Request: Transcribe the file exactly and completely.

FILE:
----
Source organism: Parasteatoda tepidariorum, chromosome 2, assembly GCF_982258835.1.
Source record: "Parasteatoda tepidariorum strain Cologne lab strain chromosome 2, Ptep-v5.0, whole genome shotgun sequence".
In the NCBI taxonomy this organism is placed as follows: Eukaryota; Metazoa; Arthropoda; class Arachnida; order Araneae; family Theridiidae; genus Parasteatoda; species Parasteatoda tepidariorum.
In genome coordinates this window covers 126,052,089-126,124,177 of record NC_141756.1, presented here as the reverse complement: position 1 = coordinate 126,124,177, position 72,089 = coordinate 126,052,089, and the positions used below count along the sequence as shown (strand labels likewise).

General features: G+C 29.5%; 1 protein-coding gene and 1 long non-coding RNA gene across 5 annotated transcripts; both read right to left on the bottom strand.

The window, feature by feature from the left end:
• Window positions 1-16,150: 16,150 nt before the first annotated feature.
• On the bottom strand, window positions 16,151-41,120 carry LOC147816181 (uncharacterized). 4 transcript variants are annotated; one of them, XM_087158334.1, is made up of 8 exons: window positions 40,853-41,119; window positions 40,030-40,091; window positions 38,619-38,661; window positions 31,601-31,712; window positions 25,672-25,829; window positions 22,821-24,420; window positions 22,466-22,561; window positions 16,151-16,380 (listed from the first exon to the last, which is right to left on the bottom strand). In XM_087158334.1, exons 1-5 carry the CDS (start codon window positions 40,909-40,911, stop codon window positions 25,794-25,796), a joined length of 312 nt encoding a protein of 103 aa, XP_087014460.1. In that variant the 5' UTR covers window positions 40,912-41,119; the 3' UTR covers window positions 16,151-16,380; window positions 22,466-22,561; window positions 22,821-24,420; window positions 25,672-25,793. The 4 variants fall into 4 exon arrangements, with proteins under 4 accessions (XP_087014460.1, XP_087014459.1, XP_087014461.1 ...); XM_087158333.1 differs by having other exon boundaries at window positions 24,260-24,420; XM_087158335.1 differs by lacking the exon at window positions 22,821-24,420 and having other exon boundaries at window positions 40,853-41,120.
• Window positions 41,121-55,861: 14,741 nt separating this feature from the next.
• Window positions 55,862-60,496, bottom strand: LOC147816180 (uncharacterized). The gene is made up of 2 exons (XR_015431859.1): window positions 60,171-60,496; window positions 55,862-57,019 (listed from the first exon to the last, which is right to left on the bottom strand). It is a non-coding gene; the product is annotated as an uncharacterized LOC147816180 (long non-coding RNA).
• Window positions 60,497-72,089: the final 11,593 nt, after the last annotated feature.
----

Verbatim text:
Source organism: Parasteatoda tepidariorum, chromosome 2, assembly GCF_982258835.1.
Source record: "Parasteatoda tepidariorum strain Cologne lab strain chromosome 2, Ptep-v5.0, whole genome shotgun sequence".
In the NCBI taxonomy this organism is placed as follows: Eukaryota; Metazoa; Arthropoda; class Arachnida; order Araneae; family Theridiidae; genus Parasteatoda; species Parasteatoda tepidariorum.
In genome coordinates this window covers 126,052,089-126,124,177 of record NC_141756.1, presented here as the reverse complement: position 1 = coordinate 126,124,177, position 72,089 = coordinate 126,052,089, and the positions used below count along the sequence as shown (strand labels likewise).

General features: G+C 29.5%; 1 protein-coding gene and 1 long non-coding RNA gene across 5 annotated transcripts; both read right to left on the bottom strand.

The window, feature by feature from the left end:
• Window positions 1-16,150: 16,150 nt before the first annotated feature.
• On the bottom strand, window positions 16,151-41,120 carry LOC147816181 (uncharacterized). 4 transcript variants are annotated; one of them, XM_087158334.1, is made up of 8 exons: window positions 40,853-41,119; window positions 40,030-40,091; window positions 38,619-38,661; window positions 31,601-31,712; window positions 25,672-25,829; window positions 22,821-24,420; window positions 22,466-22,561; window positions 16,151-16,380 (listed from the first exon to the last, which is right to left on the bottom strand). In XM_087158334.1, exons 1-5 carry the CDS (start codon window positions 40,909-40,911, stop codon window positions 25,794-25,796), a joined length of 312 nt encoding a protein of 103 aa, XP_087014460.1. In that variant the 5' UTR covers window positions 40,912-41,119; the 3' UTR covers window positions 16,151-16,380; window positions 22,466-22,561; window positions 22,821-24,420; window positions 25,672-25,793. The 4 variants fall into 4 exon arrangements, with proteins under 4 accessions (XP_087014460.1, XP_087014459.1, XP_087014461.1 ...); XM_087158333.1 differs by having other exon boundaries at window positions 24,260-24,420; XM_087158335.1 differs by lacking the exon at window positions 22,821-24,420 and having other exon boundaries at window positions 40,853-41,120.
• Window positions 41,121-55,861: 14,741 nt separating this feature from the next.
• Window positions 55,862-60,496, bottom strand: LOC147816180 (uncharacterized). The gene is made up of 2 exons (XR_015431859.1): window positions 60,171-60,496; window positions 55,862-57,019 (listed from the first exon to the last, which is right to left on the bottom strand). It is a non-coding gene; the product is annotated as an uncharacterized LOC147816180 (long non-coding RNA).
• Window positions 60,497-72,089: the final 11,593 nt, after the last annotated feature.